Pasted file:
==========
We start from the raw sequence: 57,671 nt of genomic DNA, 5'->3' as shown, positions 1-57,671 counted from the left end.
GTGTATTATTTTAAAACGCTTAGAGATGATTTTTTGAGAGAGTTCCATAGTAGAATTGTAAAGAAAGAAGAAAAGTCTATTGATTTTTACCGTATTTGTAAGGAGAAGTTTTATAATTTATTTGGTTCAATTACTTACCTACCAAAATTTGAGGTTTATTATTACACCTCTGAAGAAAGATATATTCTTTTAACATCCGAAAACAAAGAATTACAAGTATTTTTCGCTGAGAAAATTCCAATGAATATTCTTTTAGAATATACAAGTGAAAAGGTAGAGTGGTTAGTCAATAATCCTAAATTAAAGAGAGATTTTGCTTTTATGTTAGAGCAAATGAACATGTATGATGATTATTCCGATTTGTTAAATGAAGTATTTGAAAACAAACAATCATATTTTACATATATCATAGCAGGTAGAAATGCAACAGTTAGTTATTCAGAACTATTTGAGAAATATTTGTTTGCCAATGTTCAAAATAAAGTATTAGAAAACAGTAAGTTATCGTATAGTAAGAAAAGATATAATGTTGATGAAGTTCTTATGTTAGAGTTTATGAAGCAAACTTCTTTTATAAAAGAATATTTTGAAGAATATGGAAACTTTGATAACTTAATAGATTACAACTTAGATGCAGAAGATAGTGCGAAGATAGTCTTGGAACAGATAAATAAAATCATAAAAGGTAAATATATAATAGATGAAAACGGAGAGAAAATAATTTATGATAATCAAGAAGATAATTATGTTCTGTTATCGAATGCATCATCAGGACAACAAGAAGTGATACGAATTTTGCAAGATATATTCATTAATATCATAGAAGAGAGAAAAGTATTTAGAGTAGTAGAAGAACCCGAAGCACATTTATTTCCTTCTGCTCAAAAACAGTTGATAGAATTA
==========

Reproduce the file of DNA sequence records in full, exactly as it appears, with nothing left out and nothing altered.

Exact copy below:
We start from the raw sequence: 57,671 nt of genomic DNA, 5'->3' as shown, positions 1-57,671 counted from the left end.
GTGTATTATTTTAAAACGCTTAGAGATGATTTTTTGAGAGAGTTCCATAGTAGAATTGTAAAGAAAGAAGAAAAGTCTATTGATTTTTACCGTATTTGTAAGGAGAAGTTTTATAATTTATTTGGTTCAATTACTTACCTACCAAAATTTGAGGTTTATTATTACACCTCTGAAGAAAGATATATTCTTTTAACATCCGAAAACAAAGAATTACAAGTATTTTTCGCTGAGAAAATTCCAATGAATATTCTTTTAGAATATACAAGTGAAAAGGTAGAGTGGTTAGTCAATAATCCTAAATTAAAGAGAGATTTTGCTTTTATGTTAGAGCAAATGAACATGTATGATGATTATTCCGATTTGTTAAATGAAGTATTTGAAAACAAACAATCATATTTTACATATATCATAGCAGGTAGAAATGCAACAGTTAGTTATTCAGAACTATTTGAGAAATATTTGTTTGCCAATGTTCAAAATAAAGTATTAGAAAACAGTAAGTTATCGTATAGTAAGAAAAGATATAATGTTGATGAAGTTCTTATGTTAGAGTTTATGAAGCAAACTTCTTTTATAAAAGAATATTTTGAAGAATATGGAAACTTTGATAACTTAATAGATTACAACTTAGATGCAGAAGATAGTGCGAAGATAGTCTTGGAACAGATAAATAAAATCATAAAAGGTAAATATATAATAGATGAAAACGGAGAGAAAATAATTTATGATAATCAAGAAGATAATTATGTTCTGTTATCGAATGCATCATCAGGACAACAAGAAGTGATACGAATTTTGCAAGATATATTCATTAATATCATAGAAGAGAGAAAAGTATTTAGAGTAGTAGAAGAACCCGAAGCACATTTATTTCCTTCTGCTCAAAAACAGTTGATAGAATTA